A `Lesson Before Dying': A not-to-be-missed drama that's both powerful and wise.


After a month of bloated, gaseous, hideously expensive and silly network films like "Cleopatra" and "Atomic Train," it is almost a shock to come upon a production as focused, challenging, moving and fine as HBO's "A Lesson Before Dying."

The film has it all. There is wisdom on such big themes as manhood, education, dignity, courage, community, capital punishment and race. There is great acting. Don Cheadle, whose show-stopping performance in HBO's recent "Rat Pack" almost turned that film into "The Sammy Davis Story," takes you so far inside his character you forget there's a screen separating his world from yours. And there's great writing both in the novel by Ernest J. Gaines on which the film is based and the screenplay by Ann Peacock that exquisitely heightens emotion by consistently understating it.

This is television for a thinking person made by many of the folks responsible for such acclaimed works as HBO's "Miss Evers' Boys" and ABC's "The Autobiography of Miss Jane Pittman."

Set in rural Louisiana in 1947, the story centers on Grant Wiggin (Cheadle), a young man who returned after college to teach in the one-room parish school he attended as a child. Today, we would say Wiggin has lots of issues. He is proud, ambitious, angry and conflicted. He is also involved with a married woman, Vivian Baptiste (Lisa Arrindell Anderson).

Despite such issues, Wiggin feels like he's doing all right -- with his three-piece suits and elevated status among the black community -- until a young plantation worker named Jefferson (Mekhi Phifer) is wrongly convicted of the murder of a white store owner.

In a misguided and racist closing argument, Jefferson's attorney refers to him as a "hog -- a poor, dumb hog." Jefferson is sentenced to death, and Wiggin's life will never be the same.

Wiggin's aunt, Tante Lou (Cicely Tyson), the woman who paid for his education by picking cotton and scrubbing floors, and her best friend, Miss Emma (Irma P. Hall), Jefferson's godmother, call on Wiggin after the verdict to demand his help.

Given the feudal-like power structure under which they live, the two women know they can't do anything about the conviction and sentence. But they feel shame for themselves and Jefferson because of what the attorney said. They want Wiggin to visit Jefferson in jail and teach him about dignity so that he dies as a man and not an animal -- so that his death challenges the fundamental lie of white superiority.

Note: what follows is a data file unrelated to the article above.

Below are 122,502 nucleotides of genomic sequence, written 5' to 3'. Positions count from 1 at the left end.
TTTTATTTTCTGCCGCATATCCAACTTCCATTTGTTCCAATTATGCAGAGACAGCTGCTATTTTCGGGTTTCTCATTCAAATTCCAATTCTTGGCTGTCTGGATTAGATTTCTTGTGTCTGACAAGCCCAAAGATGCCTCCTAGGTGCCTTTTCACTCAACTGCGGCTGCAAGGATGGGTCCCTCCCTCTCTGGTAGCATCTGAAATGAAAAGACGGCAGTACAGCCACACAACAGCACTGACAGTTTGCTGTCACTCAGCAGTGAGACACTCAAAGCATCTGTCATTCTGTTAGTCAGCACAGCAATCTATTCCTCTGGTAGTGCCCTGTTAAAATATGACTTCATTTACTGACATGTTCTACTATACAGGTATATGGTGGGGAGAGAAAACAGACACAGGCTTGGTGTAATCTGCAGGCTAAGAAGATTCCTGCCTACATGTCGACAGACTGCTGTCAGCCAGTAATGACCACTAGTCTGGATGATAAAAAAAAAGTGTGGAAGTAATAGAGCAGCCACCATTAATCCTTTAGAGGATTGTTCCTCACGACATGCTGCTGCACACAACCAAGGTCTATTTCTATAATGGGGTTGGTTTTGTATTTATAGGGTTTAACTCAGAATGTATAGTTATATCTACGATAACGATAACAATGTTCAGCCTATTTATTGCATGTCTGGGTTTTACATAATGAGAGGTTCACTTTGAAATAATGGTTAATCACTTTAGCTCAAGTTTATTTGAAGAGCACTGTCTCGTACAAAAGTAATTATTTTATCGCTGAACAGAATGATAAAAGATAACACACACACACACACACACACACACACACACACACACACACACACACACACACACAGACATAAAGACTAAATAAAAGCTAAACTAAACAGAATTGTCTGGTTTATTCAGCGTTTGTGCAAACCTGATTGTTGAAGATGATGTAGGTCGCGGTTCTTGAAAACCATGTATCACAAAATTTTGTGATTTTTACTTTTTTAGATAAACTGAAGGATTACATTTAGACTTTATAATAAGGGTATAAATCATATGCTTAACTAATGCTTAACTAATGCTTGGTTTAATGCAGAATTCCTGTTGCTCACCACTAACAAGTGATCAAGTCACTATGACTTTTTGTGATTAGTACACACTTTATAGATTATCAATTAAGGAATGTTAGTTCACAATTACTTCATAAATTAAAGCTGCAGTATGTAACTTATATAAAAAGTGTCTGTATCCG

And Wiggin wants none of it. He doesn't really care about Jefferson. Furthermore, to get involved in the matter would force him to engage the white power structure, which will mean many small and, perhaps, some large humiliations that he would rather avoid.

But get involved he does out of a sense of obligation to the two older women and a challenge to his manhood from Vivian.

The journey that Wiggin and Jefferson find themselves on -- both against their better judgment at first -- is remarkable. You will feel privileged to have been allowed to bear witness. A scene near the end, in which Wiggin brings his pupils to the jail to say goodbye to Jefferson, is as powerful as anything I have seen on TV this year. It's choreographed as carefully as a religious ritual and delivers a moment that is elevated and ultimately transforming.

Wiggin and Jefferson both have lessons to learn and knowledge to impart. Finding such wisdom on television in a "sweeps" ratings month is a miracle in its own right. Treasure the moment on HBO tonight.

`A Lesson Before Dying'

When: 8 to 9: 40 tonight

Where: HBO

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